They will all tell you that expectation is the cause of all distress. And that sometimes we create our own heartbreak through expectations. That maybe. But let's be honest here. Can we seriously conceive of a life without expectations? 

I felt compelled to share this because I recalled an incident this morning. An argument with a friend, where he claimed the exact opposite of what I've written. I don't know if he has had a change of heart. I don't even know if you guys will agree with me. But if you introspect and recall moments where you have undergone the experience, I am certain you'll get the point.

Think about it.

Valentine Memories

In 1997 I met a guy while I was travelling by Konark Express, everyone's preferred train to Mumbai from Bhubaneswar. His name was Nitin. He was about ten years older and very friendly. We kind of got along instantaneously as he shared stories of his college life, and all the crazy things he and his friends did for fun, fascinating me unfathomably by his imagery. Once he was done talking about the frolic between him and his friends, it didn't take him long to pull out from his wallet the picture of the girl he loved. It was the first time someone openly talked to me about the emotion. I mean, so far I had only heard stories about it in school and in the neighbourhood. All in whispers and secret gossips. But that day, Nitin busted for me the myth that love has to be kept a secret or its details shared only with caution as if it were a terrible thing.
He cherished before me how he had first conveyed his feelings to Helda. To be frank, it felt good to hear him. And that was perhaps the evening, all those years ago, inside the iron walls of a speeding train, between plains unclaimed by humans, and skies never seen through city lights that I got the first taste ever of the longings of my own heart. As he was narrating his love story I experienced a tenderness grow in my soul. The world around me refolded into a shape whose dimensions were delicate and mesmerizing. Even the breeze that stole its path inside the bogie touched me differently. In short, it was in that bogie, under the flickering battery powered lamps that it dawned on me that I was a romantic. I pined to have a girl to love. And I felt impatient to find her. We'll come to that later (or maybe some other time).

I must have been imagining too many things about the newfound ideas Nitin planted in my head which is why I guess I didn't ask him about plans of his and Helda's future. And when I did, at the time of saying goodbye at the CST station, he gave me a smile and said 'We broke up a long time ago'. My imaginations drowned in his revelation. I could say nothing. What could have I? From the way he'd described their affair, their affection; it was hard to guess that they are not together anymore. I could get a sense of how terribly he must be missing Helda for which he was able to bring to life their story in such detail. We exchanged numbers and I saw him melt in the crowd. I wasn't able to keep the story of Nitin and Helda out of my head all this time even though neither of us brought it up whenever we talked.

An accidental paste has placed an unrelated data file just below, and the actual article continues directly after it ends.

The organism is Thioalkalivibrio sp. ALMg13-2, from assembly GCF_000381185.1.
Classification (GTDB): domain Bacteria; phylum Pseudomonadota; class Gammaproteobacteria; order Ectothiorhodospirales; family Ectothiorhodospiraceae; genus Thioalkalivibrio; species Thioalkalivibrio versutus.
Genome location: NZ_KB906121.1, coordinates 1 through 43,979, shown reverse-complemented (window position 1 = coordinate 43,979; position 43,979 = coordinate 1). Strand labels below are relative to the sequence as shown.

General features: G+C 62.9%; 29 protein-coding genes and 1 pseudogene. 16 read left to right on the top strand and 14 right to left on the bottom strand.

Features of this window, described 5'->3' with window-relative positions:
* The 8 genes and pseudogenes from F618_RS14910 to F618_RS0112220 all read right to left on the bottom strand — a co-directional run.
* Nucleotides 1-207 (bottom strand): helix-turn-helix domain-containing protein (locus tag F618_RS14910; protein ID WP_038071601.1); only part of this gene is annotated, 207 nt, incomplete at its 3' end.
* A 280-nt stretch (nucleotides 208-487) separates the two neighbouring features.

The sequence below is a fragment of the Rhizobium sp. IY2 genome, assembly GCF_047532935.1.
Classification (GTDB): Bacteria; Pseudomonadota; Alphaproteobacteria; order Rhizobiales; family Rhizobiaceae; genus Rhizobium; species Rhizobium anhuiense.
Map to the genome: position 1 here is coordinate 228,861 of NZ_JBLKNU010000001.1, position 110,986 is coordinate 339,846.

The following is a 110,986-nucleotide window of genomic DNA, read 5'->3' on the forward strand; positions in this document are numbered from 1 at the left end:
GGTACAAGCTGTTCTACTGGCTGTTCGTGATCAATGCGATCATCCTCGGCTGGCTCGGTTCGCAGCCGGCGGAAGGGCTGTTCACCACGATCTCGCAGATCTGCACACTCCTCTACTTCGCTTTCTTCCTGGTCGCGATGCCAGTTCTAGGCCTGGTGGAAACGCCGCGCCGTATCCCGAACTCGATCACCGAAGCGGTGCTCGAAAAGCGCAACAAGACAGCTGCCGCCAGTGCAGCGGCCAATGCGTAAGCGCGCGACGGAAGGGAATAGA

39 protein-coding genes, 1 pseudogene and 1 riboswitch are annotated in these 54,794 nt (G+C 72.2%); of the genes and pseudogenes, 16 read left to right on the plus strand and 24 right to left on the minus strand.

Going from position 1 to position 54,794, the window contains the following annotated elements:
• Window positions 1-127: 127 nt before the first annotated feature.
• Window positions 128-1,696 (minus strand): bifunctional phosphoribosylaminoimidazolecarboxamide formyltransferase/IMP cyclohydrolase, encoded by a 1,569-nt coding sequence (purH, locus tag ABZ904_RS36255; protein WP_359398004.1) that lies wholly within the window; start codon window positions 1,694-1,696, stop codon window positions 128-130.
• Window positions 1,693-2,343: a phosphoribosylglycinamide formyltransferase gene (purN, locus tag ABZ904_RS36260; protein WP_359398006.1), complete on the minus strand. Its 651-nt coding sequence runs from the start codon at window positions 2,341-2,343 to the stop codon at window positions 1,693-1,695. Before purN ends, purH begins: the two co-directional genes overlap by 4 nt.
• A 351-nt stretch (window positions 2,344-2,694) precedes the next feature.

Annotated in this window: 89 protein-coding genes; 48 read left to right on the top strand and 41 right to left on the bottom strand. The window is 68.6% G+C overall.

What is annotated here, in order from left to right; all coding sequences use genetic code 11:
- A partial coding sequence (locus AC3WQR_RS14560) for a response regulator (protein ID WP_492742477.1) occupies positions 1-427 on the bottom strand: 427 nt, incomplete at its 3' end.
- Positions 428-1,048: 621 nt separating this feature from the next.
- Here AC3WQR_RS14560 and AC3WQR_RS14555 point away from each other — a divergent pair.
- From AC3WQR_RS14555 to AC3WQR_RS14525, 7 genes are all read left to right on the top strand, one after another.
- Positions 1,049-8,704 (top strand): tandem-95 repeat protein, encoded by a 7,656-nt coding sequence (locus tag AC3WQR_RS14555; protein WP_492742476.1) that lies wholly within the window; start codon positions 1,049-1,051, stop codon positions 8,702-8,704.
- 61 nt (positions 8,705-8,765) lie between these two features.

I'll not hang you guys in suspense. Nor will I weigh down your happiness seeking hearts with the agonizing details of how Nitin held on to his devotion. The two lovers underwent unspeakable hardship. But I guess that in the end, nothing really is more powerful than two souls seeking each other genuinely. Four years after we met, Nitin called me to invite me to his and Helda's wedding. I was insanely happy to hear about it. They got married on Fourteenth February in the year 2001. I was there. And I can bet, no happiness of this world can surpass the kind of which I saw on Nitin's face that night. Forever finally began for their tale.

Time stole away the tiny affinities that keep bonds alive. In between Nitin's new responsibilities and my studies, we slipped away from talking almost every week to once a month to eventually not anymore. I don't feel bad about it. I won't ever. Nitin doesn't know what profound inspiration he gave me with his ability to love someone forever. Nitin didn't know that his commitment and endurance would pave the way for mine when after several years I'd meet my soulmate. The only difference is that unlike his, my endurance is going to be lifelong. It is the memory of Nitin and Helda's love that I silently celebrate on Valentine's Day every year. The Day is always going to bring recollections of the two lovers I know, who fought their way to forever. 

I recall their story for all of you, just in case you'd be thinking of giving up on love. Just in case you'd be thinking that you're not cut out for it or vice versa. Or if you're plain tired of fighting the odds. I would beckon you to consult your personal experiences and recall the very feeling which makes someone the love of your life. Sometimes with passing time the attachment may get buried under layers of diversions and doubts may seep into the strength of bonds and maybe all of that can separate us. But we tremble hearing that person's voice, sometimes years after the separation, suspending us in a delirious balance between the past and the present.

I do not propose to seize the mantle of defining love or limiting its myriad manifestations. All I seek to say is that love, despite being the harbinger of untold complexities and even many pains, is still relevant and amazing. Nothing can leave us as grateful to life as the touch of true love. 

Nitin, my brother, if you're reading this. I dedicate this post to you and Helda. I never told you this, but you're one lucky man to have Helda with you. I wish we could meet so that I could fill my life with the love that flourishes between the two of you today.